Again, I’m with RM overall. Encouraging people to think of their career as their primary source of fulfillment (or even intellectual stimulation) works against their instincts and the good of their children–no argument here. At the same time, let’s not lose sight of a couple of things. For one, while Australia has a different tax system and welfare state from the US, my understanding from Australian friends is pretty much that the two countries are not much different in this respect: families with children can make it with one income if they’re willing to forgo the frills of full-on bourgeois living.

    For another, not everyone is cut out for child-rearing. We are a complex civilization with many important artifacts to maintain and develop for future generations, and there’s no shame in devoting yourself full-time to such tasks. The problem is that everyone–including the vast majority who will eventually become parents–has been encouraged to develop in a way that’s at odds with good parenting, not that women who aren’t the mothering type are now free to pursue careers.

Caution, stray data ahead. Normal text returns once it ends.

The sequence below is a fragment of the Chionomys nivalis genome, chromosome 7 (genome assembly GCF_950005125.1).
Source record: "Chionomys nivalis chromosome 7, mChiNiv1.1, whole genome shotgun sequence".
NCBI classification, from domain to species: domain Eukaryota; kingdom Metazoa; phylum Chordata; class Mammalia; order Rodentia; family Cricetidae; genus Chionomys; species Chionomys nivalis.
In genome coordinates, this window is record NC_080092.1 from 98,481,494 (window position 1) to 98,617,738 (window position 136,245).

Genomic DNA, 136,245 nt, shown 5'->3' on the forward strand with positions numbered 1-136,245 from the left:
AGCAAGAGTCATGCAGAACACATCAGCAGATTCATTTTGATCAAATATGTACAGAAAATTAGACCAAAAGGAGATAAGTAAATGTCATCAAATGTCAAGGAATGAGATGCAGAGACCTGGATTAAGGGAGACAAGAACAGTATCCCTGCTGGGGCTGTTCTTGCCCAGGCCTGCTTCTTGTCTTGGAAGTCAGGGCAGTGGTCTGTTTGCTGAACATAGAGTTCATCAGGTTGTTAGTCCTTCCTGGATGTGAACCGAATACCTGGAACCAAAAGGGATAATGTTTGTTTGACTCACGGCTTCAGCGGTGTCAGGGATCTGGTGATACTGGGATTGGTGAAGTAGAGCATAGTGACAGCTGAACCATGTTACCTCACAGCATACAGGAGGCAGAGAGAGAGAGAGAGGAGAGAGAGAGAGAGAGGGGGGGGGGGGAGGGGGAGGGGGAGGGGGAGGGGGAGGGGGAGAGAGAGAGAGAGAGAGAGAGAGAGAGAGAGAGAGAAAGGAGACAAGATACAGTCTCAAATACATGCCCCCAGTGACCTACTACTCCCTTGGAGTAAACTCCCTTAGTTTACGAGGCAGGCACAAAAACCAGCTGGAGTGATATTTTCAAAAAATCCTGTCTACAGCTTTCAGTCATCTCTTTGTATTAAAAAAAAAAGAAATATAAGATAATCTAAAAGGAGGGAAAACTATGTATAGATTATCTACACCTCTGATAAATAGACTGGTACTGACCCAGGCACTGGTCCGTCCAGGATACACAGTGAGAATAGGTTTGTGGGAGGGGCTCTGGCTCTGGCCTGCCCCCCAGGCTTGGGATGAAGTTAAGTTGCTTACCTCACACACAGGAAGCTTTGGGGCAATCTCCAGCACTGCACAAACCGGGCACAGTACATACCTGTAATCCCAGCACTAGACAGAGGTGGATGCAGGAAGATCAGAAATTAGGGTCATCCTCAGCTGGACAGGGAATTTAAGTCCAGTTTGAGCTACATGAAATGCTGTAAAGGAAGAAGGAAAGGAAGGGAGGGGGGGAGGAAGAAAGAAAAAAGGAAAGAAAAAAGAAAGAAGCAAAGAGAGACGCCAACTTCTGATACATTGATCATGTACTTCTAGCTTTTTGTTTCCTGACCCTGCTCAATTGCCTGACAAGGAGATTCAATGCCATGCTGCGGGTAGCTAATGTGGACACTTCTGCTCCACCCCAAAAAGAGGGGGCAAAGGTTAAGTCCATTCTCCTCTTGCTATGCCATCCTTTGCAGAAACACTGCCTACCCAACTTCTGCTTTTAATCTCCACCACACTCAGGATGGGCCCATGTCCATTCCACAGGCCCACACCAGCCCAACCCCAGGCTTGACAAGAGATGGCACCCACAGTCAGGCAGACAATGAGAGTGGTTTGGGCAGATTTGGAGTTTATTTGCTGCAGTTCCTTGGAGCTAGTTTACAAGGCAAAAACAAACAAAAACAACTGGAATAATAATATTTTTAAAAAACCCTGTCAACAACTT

The big problem is mouthing abstract bromides about “diversity” while taking concrete steps to shoehorn people into politically-approved personality and behavioral types. RM tackles that in the other post, coming up with a useful neologism:

    mis.het.eur.andry; from misandry, hatred of men + het, heterosexual + eur, euro

    “denigration of straight white male/s under the guise of promoting anti-patriarchal ideology.”

    The whole mentality of seeing different ways of life as some kind of rebuke directed at your own is something I’ve never understood. If you have to defang people’s personalities in order to be able to deal with them comfortably, there’s something wrong with your spine. Liberal societies nurture strong, combative personalities and will always have their share of friction. Feminists and gay activists who expect us to make lasting gains that are woven into society instead of being appliqueed onto it need to see the advantage there. Opposition doesn’t just tear you down, it also shows you where your own arguments have flaws so you can improve them.

    5 Responses to “Social engineering”

    1. Portia says:

      I’m just tired of this “hyper correcting” where it affects me the most. As a reader. Except for some of the more “guns and powder” thrillers, it is now impossible to have an action hero who isn’t a woman. Someone who upholds moral justice and fights for right HAS to be a woman, or the book is denigrated as “right wing.”